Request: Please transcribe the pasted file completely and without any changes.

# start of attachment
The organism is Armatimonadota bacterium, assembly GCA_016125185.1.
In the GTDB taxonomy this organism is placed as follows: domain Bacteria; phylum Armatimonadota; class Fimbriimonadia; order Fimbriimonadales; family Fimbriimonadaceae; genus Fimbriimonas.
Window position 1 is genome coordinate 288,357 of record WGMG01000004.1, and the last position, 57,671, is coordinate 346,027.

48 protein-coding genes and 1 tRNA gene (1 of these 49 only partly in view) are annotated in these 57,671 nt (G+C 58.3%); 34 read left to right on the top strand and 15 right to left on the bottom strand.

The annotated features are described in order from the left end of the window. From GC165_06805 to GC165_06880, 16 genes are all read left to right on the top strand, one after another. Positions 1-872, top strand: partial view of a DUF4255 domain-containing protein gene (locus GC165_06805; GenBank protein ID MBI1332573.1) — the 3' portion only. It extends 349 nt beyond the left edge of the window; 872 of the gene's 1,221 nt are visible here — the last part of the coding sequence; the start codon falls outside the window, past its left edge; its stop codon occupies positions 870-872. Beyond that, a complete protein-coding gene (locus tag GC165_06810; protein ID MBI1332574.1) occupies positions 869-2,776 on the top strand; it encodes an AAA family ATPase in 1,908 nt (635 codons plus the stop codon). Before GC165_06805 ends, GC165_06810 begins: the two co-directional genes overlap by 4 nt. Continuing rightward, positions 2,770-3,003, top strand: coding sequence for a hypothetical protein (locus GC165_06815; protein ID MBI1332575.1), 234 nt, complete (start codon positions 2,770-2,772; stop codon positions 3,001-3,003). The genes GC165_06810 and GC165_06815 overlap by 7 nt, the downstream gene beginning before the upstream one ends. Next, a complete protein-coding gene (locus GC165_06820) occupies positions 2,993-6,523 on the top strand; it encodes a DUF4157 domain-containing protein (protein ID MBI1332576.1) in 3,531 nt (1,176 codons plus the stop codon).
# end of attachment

The organism is Armatimonadota bacterium, assembly GCA_016125185.1.
In the GTDB taxonomy this organism is placed as follows: domain Bacteria; phylum Armatimonadota; class Fimbriimonadia; order Fimbriimonadales; family Fimbriimonadaceae; genus Fimbriimonas.
Window position 1 is genome coordinate 288,357 of record WGMG01000004.1, and the last position, 57,671, is coordinate 346,027.

48 protein-coding genes and 1 tRNA gene (1 of these 49 only partly in view) are annotated in these 57,671 nt (G+C 58.3%); 34 read left to right on the top strand and 15 right to left on the bottom strand.

The annotated features are described in order from the left end of the window. From GC165_06805 to GC165_06880, 16 genes are all read left to right on the top strand, one after another. Positions 1-872, top strand: partial view of a DUF4255 domain-containing protein gene (locus GC165_06805; GenBank protein ID MBI1332573.1) — the 3' portion only. It extends 349 nt beyond the left edge of the window; 872 of the gene's 1,221 nt are visible here — the last part of the coding sequence; the start codon falls outside the window, past its left edge; its stop codon occupies positions 870-872. Beyond that, a complete protein-coding gene (locus tag GC165_06810; protein ID MBI1332574.1) occupies positions 869-2,776 on the top strand; it encodes an AAA family ATPase in 1,908 nt (635 codons plus the stop codon). Before GC165_06805 ends, GC165_06810 begins: the two co-directional genes overlap by 4 nt. Continuing rightward, positions 2,770-3,003, top strand: coding sequence for a hypothetical protein (locus GC165_06815; protein ID MBI1332575.1), 234 nt, complete (start codon positions 2,770-2,772; stop codon positions 3,001-3,003). The genes GC165_06810 and GC165_06815 overlap by 7 nt, the downstream gene beginning before the upstream one ends. Next, a complete protein-coding gene (locus GC165_06820) occupies positions 2,993-6,523 on the top strand; it encodes a DUF4157 domain-containing protein (protein ID MBI1332576.1) in 3,531 nt (1,176 codons plus the stop codon).